MAYS LANDING — Even though temperatures were below freezing Friday morning, a line of shoppers ready with chairs and blankets stretched outside the Hamilton Mall, waiting for it to open at 6 a.m.
“We’re here for all the different giveaways and the deals at the stores,” said Candice Greenley, of Egg Harbor Township.
As mall security opened the doors, shoppers scattered either to the customer service desk, where they were offered coupons and giveaways, or to their destination stores.
However, their steps lacked the same energy seen in years past.
The reason, some suspect, is the convenience of online shopping.
Joe Beach and his daughter Brittany Beach-Gandy, of Vineland, said they have noticed a drop in shoppers over the past 10 years that they’ve awakened early to go Black Friday shopping.
“I think every year it’s less and less people because people buy online,” Beach-Gandy said. “I think they have to give away stuff to get people in.”
The holiday shopping season presents a big test for the U.S. economy, whose overall growth so far this year has relied on a burst of consumer spending. Americans upped their spending during the first half of 2018 at the strongest pace in four years, yet retail sales gains have tapered off recently and the pace of homebuying has fallen.
Sales totals over the next month will be a good indicator as to whether consumers simply paused to catch their breath or if they feel slightly less optimistic about the economy heading into 2019.
The National Retail Federation, the nation’s largest retail trade group, expects holiday retail sales in November and December — excluding automobiles, gasoline and restaurants — to increase as much as 4.8 percent over 2017 for a total of $720.89 billion. That growth would mark a slowdown from last year’s 5.3 percent, which was the largest gain since 2010. But the figure is still healthy.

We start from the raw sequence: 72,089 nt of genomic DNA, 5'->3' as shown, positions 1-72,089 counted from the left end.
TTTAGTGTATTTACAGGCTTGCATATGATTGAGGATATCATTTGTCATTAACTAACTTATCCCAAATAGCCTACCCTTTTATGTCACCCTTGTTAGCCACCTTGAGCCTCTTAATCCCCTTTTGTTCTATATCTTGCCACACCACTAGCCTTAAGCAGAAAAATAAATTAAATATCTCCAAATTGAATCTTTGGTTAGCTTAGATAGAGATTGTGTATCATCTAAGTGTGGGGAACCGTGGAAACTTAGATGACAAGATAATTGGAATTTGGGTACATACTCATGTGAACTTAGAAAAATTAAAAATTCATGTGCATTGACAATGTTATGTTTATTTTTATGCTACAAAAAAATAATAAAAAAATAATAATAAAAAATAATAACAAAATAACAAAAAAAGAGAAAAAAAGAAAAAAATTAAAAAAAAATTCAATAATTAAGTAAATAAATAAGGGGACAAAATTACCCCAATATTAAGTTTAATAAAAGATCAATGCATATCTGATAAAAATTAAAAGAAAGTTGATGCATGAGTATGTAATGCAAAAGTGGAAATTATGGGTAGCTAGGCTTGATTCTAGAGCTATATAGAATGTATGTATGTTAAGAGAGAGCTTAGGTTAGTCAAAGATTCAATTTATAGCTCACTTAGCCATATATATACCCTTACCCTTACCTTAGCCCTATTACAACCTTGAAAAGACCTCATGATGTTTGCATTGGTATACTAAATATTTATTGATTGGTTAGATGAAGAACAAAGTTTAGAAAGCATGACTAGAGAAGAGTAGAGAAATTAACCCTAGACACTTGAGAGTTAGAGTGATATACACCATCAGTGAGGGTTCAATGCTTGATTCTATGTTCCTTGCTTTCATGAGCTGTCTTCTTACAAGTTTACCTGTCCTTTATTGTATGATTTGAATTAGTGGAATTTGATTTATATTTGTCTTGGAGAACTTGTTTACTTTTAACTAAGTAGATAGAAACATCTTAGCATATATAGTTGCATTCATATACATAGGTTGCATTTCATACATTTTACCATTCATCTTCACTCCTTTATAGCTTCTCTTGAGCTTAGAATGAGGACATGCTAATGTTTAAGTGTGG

The retail economy also is tilting steeply toward online shopping. Over the past 12 months, purchases at nonstore retailers such as Amazon have jumped 12.1 percent.
Meanwhile, sales at traditional department stores have slumped 0.3 percent. Adobe Analytics, which tracks online retail spending, reported Thursday that Thanksgiving should reach a record $3.7 billion in online retail sales, up 29 percent from the same year-ago period.
A holiday tradition
Wearing a Santa hat and circular sunglasses with bright red lenses, Nadina Fornia, of Egg Harbor City, said she hasn’t missed a Black Friday shopping trip since she started the tradition almost 30 years ago.
Fornia said she noticed fewer people than she’s seen over the past two decades but blamed the cold for keeping shoppers away.
“Cyber Monday is maybe a little better because you can have the warmth of your home and do it, but (for) other little things, it’s just easier to come to the mall and buy it yourself,” she said.
Nearby at the Best Buy in the Consumer Square shopping plaza, Janelle and Eric Thars, of Galloway Township, attended the store’s morning opening but left empty-handed. They said they got to see the store’s deals but planned to shop online instead.
Best Buy attempted to curb the at-home shopping trend with in-store incentives.
“The deal was only for this morning,” said Sophia Johnson, of Absecon, who was first in line to pick up the advertised $250 Smart TV doorbuster. Ten minutes after the store opened, Johnson and her husband were out the door, TV in cart.
Adobe Analytics predicts Cyber Monday will remain the overall revenue leader for Thanksgiving weekend with both the highest predicted revenue of $7.8 billion and the fastest growth at a rate of 17.6 percent.
Mariah Chapman, 20, of Linwood, went Black Friday shopping for the first time with her friends. They grabbed coffee beforehand and sat in patio chairs outside the mall entrance.
But Chapman, 20, said she had higher expectations for the experience.
“I thought it’d be, like, more people,” she said.
Crystal Rodriguez, manager of marketing at the mall, said this year’s turnout met the mall’s expectations. Within an hour, 200 people had entered the mall’s $2,000 mystery giveaway.
Sears, which plans to close for good Sunday, still had some shoppers strolling through after its 7 a.m. opening looking to take advantage of the store’s heavily discounted items.
“It’s kinda sad,” said 16-year-old Julia Bannan, of Egg Harbor Township. “It was like the first store, and now it’s empty.”
Bannan, who was shopping with her friends and mother, hoped to find a good deal on a sweater but found with the last bits of inventory on sale, there was little left in the massive anchor store.
The Associated Press contributed to this report.